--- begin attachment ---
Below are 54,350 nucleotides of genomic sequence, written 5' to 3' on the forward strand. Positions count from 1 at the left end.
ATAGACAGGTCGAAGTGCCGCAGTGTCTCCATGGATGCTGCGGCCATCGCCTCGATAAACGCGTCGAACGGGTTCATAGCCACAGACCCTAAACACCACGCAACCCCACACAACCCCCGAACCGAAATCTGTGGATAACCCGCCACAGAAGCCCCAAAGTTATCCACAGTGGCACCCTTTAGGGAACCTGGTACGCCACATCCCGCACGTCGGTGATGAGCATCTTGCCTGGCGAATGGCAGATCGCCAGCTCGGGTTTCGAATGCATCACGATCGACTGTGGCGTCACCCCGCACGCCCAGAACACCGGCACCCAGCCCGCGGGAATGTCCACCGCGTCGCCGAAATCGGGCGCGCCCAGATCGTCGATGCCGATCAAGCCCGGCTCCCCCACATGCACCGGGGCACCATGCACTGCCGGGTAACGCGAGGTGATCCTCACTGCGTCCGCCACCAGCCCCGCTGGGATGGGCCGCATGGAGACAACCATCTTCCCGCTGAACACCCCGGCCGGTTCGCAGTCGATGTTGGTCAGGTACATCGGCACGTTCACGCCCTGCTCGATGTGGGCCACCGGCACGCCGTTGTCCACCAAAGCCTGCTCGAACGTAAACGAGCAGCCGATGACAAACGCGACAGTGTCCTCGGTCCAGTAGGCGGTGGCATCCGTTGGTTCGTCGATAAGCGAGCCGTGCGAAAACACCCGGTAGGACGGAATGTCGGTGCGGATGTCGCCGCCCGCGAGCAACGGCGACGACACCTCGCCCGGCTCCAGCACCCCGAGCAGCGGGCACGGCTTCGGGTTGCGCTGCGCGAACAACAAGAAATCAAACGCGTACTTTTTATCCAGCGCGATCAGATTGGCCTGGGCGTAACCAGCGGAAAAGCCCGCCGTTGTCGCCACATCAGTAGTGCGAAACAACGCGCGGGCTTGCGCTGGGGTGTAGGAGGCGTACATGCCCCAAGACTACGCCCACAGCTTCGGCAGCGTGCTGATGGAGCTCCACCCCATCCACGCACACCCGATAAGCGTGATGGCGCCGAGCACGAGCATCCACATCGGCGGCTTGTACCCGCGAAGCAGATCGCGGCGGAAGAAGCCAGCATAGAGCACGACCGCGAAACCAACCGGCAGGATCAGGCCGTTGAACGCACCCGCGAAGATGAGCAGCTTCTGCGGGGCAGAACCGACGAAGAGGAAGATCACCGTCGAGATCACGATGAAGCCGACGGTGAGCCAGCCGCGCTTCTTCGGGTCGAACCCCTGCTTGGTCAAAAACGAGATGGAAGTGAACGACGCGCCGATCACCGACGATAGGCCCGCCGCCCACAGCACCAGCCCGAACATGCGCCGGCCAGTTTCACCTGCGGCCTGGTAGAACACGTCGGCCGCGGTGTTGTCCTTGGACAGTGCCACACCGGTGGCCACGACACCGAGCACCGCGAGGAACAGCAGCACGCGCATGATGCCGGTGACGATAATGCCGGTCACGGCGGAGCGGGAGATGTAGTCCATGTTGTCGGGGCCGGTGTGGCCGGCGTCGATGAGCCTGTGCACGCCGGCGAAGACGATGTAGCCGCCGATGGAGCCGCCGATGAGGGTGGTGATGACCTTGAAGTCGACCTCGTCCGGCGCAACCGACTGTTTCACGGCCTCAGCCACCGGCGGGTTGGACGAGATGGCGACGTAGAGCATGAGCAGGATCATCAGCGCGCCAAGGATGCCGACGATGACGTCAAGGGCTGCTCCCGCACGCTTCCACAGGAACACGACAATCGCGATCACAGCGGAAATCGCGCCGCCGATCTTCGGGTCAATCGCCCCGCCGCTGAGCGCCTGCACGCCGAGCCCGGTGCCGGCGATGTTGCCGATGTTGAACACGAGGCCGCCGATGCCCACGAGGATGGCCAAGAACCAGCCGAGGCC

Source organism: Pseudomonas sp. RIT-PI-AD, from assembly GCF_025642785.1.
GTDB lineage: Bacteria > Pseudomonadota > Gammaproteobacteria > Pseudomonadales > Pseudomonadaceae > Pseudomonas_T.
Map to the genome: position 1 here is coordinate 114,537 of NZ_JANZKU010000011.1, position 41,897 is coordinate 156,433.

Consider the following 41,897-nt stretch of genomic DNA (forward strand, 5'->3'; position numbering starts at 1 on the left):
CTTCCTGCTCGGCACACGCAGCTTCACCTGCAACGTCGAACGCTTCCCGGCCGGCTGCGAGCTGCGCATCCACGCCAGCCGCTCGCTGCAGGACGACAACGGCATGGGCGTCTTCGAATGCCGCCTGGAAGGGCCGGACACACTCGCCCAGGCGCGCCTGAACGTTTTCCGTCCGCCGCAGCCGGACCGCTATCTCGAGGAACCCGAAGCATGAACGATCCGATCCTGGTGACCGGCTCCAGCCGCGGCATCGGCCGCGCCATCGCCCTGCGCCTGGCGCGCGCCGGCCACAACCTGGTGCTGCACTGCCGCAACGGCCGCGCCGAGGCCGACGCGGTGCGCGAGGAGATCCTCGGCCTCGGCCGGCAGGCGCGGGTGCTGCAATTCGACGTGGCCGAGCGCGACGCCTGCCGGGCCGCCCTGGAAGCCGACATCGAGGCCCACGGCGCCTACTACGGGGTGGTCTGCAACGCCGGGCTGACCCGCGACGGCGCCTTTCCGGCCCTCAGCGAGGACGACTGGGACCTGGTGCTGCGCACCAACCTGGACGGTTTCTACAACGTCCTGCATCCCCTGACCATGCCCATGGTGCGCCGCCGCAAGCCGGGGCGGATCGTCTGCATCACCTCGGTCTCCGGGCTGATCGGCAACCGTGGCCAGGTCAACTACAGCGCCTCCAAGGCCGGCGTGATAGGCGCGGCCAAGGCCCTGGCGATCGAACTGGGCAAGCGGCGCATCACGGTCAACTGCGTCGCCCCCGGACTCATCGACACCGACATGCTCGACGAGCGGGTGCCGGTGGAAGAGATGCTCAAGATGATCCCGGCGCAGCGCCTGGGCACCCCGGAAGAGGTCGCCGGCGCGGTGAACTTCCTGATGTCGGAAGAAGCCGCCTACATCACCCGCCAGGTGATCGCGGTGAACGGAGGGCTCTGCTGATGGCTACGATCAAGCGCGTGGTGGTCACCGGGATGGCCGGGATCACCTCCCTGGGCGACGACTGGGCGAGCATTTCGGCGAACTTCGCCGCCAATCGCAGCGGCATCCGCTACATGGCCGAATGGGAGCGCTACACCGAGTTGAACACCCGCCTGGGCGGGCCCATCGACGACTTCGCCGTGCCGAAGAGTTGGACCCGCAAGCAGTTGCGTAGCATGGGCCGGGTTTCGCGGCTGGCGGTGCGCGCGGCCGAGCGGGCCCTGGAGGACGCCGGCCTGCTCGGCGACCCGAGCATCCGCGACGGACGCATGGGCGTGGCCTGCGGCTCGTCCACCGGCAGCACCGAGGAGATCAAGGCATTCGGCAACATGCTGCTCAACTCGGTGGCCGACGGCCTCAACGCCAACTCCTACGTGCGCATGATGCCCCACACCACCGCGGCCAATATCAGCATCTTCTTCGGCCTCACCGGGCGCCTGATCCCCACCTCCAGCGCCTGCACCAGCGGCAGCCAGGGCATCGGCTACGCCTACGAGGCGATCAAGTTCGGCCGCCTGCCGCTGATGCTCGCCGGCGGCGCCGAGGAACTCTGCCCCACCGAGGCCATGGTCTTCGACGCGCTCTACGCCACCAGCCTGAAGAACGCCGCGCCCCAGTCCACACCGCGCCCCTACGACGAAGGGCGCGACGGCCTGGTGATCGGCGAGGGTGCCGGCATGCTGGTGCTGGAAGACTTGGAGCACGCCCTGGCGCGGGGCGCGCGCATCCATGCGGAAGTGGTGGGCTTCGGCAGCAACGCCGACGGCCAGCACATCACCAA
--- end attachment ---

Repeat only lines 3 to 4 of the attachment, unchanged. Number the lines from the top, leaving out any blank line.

Source organism: Pseudomonas sp. RIT-PI-AD, from assembly GCF_025642785.1.
GTDB lineage: Bacteria > Pseudomonadota > Gammaproteobacteria > Pseudomonadales > Pseudomonadaceae > Pseudomonas_T.